UPDATE: Vulture has corrected their story to say that “while it is true that 1952 is very much in the spirit of Close Encounters (and centers around a Roy Neary-like protagonist), it is not in fact about an alien encounter.”
Film fans love Brad Bird. He’s directed three of the greatest animated movies ever – The Iron Giant, The Incredibles, and Ratatouille (the last two were made at Pixar and won him Oscars) – and made a successful live-action debut with Mission: Impossible – Ghost Protocol.
Recently, he’s been developing a disaster film entitled 1906, about the infamous San Francisco earthquake with Warner Bros. and Walt Disney Pictures set to finance the film. They balked at the $200 million budget required for the film and asked him to look elsewhere. In the aftermath of Ghost Protocol, Bird asked Disney if he could bring back 1906 but they declined again, saying his success with Mission: Impossible wasn’t enough to prove he could handle a live-action film since Mission: Impossible was already a successful film franchise).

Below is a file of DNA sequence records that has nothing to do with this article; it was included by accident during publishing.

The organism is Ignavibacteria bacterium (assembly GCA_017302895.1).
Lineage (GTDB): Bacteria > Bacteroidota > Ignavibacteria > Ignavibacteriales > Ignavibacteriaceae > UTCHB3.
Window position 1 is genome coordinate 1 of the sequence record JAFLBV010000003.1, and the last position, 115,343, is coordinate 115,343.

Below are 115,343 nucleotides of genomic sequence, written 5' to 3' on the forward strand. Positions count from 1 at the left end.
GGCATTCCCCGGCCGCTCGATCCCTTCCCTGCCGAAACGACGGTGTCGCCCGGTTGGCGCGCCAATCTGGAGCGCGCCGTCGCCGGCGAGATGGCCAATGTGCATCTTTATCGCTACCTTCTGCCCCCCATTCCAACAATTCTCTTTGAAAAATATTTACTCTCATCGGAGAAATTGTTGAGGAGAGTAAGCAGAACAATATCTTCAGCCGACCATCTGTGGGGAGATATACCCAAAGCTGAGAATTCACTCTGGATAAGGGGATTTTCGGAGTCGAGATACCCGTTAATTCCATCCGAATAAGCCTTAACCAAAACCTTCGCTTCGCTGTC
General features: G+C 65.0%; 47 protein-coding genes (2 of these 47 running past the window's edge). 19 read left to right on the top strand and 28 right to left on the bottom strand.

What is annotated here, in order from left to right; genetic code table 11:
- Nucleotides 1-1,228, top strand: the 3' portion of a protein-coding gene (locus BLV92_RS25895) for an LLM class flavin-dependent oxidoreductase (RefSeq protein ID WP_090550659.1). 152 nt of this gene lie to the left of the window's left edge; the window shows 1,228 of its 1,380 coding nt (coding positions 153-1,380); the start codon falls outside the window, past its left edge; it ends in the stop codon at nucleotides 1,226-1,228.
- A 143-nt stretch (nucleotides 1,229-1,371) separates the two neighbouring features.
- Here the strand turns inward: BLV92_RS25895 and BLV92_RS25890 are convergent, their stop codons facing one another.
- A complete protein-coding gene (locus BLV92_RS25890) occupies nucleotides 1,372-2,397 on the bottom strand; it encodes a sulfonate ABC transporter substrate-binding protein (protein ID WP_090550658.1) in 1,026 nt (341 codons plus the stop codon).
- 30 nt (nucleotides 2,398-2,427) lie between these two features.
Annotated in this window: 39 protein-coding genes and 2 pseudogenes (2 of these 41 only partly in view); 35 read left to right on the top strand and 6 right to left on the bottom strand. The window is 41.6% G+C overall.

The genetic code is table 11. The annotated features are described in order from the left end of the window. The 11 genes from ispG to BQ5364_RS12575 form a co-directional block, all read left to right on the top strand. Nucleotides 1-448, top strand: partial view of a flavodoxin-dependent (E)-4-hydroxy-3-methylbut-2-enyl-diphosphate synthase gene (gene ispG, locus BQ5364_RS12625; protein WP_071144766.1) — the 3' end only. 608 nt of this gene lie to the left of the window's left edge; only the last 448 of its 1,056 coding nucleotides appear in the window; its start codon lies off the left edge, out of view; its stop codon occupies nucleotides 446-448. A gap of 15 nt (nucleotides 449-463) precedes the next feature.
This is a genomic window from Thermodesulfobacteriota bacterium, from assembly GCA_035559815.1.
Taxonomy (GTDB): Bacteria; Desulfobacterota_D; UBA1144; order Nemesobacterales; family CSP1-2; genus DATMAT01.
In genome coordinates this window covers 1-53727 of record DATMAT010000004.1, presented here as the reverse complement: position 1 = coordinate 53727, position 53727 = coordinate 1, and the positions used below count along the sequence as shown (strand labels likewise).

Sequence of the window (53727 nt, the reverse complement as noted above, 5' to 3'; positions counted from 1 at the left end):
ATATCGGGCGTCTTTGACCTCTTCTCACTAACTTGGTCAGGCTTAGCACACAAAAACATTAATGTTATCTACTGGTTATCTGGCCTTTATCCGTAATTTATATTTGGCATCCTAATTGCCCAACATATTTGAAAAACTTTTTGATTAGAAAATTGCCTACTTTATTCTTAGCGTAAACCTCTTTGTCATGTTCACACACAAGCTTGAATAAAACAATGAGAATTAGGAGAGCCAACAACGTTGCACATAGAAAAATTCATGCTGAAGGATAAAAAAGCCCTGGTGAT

At the same time, Damon Lindelof had just finished his work on Lost and rewriting the script to Prometheus. He met with Disney, the owners of ABC and Lost, about possibly doing something in a feature capacity. He began writing a screenplay entitled 1952. As with Lost, it was shrouded in secrecy. This is where Brad Bird comes in.
Disney, of course, doesn’t want him getting pissed off and walking out the door. So to play nice with him, they introduce him to Lindelof and they begin to work together on this new project. This summer, it was announced that Bird would direct and co-write the tentpole film with Lindelof, but no more details were released. Today though, we finally have some new information courtesy of Vulture.
For one, the film will NOT be set in 1952; rather, it will be set in modern times. It supposedly follows a man in his 40s, caught up in the middle of aliens contacting Earth. Sound familiar? That’s right, Disney’s looking to make their own style of a Close Encounters of the Third Kind movie.
When developing the script, Lindelof met with Disney executive Sean Bailey (producer of TRON: Legacy) to get a specific “artifact” from the Disney vault: unused ideas and blueprints from the Imagineering team in a box labeled “That Darn Cat!” (a Disney film from the 1960s starring Dean Jones and Hayley Mills). Supposedly these ideas and blueprints involved alien encounters.
While we still don’t have a concrete clue as to what we’ll eventually see on-screen, the rumors being thrown around are extremely interesting. I, for one, can’t wait to hear more.
What do you think Brad Bird and Damon Lindelof have cooked up for us with 1952?